Stories for a Very Different Kind of Thanksgiving
Before we log off to join our respective Zoom Thanksgivings, we wanted to share a few memorable perspectives on this holiday — how it started, the stories we tell ourselves about it, and what it means to give thanks (especially this year). You’ll find humor, revisionist history, and some advice on coping with homesickness (if that’s what you’re feeling this highly unconventional holiday season). Also, a few of our favorite family-themed personal essays.
Until next week,
The Human Parts Team
I was five years old when my mom took off with me to the coast. She said she needed a do-over. We were starting fresh, with no belongings, no toys, no furniture. She said we had empty hands so that we could catch new blessings.
We also had empty pockets, and she had no job. She’d drank our whole life away, and the booze had left us washed up in a tiny beach town called Rockaway, Oregon. She was hoping the ocean would catch her tears and loosen her chains…
A reminder that, in Walsingham’s words, “When you’re feeling stressed or sad about your current circumstances, re-experiencing familiar stories can bring a soothing sense of control.”
On refugees, colonizers, and porridge.
Have you ever thought that whoever decided to time Thanksgiving just weeks after presidential elections was an American sadist? Welp, it was Abraham Lincoln who made that call. And Franklin Roosevelt actually tried to make the annual family meal/debate even closer.
When I was first learning to cook, I asked my grandmother how everything she made tasted incredible. “You might laugh because it sounds silly, but if you think about the people you are cooking for as you do it, and how you want them to feel when they eat it, your food will tell them that,” she said, as though it were just that simple. I was 22 then, and this sounded simultaneously profound and cheesy. But I’ve never forgotten her words, and they ring truer the older I get. The meals that linger on my tongue are always the ones I make with intention, and those intentions somehow do reach their intended recipients. The meals I remember are the ones that tie me to people I cherish. The aromas rising from the stove rarely lie.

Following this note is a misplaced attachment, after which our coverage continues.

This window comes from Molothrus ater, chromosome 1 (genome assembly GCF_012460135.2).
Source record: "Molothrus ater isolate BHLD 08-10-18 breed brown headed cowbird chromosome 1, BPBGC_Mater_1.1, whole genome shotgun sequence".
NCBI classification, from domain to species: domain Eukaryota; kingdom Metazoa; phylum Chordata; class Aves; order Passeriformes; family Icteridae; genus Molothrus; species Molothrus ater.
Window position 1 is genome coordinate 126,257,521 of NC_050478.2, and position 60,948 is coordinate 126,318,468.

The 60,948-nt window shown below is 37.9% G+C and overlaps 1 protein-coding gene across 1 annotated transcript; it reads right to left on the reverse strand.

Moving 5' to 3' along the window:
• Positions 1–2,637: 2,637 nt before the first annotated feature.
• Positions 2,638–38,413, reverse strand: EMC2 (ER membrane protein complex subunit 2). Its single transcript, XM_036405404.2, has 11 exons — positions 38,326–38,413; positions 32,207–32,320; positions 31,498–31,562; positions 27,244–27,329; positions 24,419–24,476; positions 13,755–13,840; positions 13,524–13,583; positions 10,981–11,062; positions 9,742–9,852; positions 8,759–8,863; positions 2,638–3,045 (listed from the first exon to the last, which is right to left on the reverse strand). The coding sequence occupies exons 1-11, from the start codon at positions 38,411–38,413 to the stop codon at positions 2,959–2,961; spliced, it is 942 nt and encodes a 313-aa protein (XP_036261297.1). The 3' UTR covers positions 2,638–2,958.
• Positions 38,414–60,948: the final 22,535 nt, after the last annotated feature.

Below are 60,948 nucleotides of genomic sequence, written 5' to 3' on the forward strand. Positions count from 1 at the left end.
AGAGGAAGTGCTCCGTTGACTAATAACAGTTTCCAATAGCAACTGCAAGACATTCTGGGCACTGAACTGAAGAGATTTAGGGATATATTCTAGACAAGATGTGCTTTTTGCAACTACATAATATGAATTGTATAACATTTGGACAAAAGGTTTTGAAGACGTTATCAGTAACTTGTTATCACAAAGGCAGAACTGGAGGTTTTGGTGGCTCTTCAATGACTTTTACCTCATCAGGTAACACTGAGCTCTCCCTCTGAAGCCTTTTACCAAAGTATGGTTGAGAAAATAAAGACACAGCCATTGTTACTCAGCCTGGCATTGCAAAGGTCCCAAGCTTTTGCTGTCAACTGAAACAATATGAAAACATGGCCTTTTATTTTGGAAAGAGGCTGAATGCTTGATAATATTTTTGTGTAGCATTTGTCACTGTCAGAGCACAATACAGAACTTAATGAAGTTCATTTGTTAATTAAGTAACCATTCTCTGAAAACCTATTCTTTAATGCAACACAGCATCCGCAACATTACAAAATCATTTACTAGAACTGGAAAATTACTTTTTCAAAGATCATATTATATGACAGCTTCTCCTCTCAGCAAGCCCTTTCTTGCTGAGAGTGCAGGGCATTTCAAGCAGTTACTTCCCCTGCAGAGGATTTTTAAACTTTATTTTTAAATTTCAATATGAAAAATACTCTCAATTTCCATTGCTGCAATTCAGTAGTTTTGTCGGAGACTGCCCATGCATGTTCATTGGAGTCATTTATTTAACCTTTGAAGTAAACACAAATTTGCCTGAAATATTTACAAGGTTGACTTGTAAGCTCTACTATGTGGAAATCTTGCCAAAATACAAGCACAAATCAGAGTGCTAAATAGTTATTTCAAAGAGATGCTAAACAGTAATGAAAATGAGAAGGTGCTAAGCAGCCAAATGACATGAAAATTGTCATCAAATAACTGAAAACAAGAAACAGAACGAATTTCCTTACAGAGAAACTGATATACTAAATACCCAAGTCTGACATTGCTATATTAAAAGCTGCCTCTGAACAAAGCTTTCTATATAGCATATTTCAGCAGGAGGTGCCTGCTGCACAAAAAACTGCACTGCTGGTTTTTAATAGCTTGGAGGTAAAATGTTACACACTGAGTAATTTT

America loves helping the shoeless, iPhoneless, voteless, bug-infested Street Jesuses. These are the lost-cause poor; all they want is your pocket change. (Bless their hearts.) But the working poor? Those who claim to not have enough money for food because they also need clothes for work, water for bathing and laundry, rent for housing, heat in the winter, money for daycare, a smartphone for their job, car insurance and gas — those are some shifty motherfuckers.
I read once that Sigmund Freud believed laughter was a response to fear, which is why you don’t laugh when you tickle yourself. I believe families should laugh together because life is terrifying. If we’re all going to be afraid, then we should all be afraid together.
The most valuable resource you have is not money and not time, but the way you spend your attention. The way you use your mind will color the way you view the world, so be mindful of the information and people you are in regular contact with.
By surrounding yourself with people you love, you build a world where you are loved. By applying yourself to worthwhile challenges, you live a life where everything is meaningful. By choosing to see the good in humanity, you feel empowered to live up to that standard.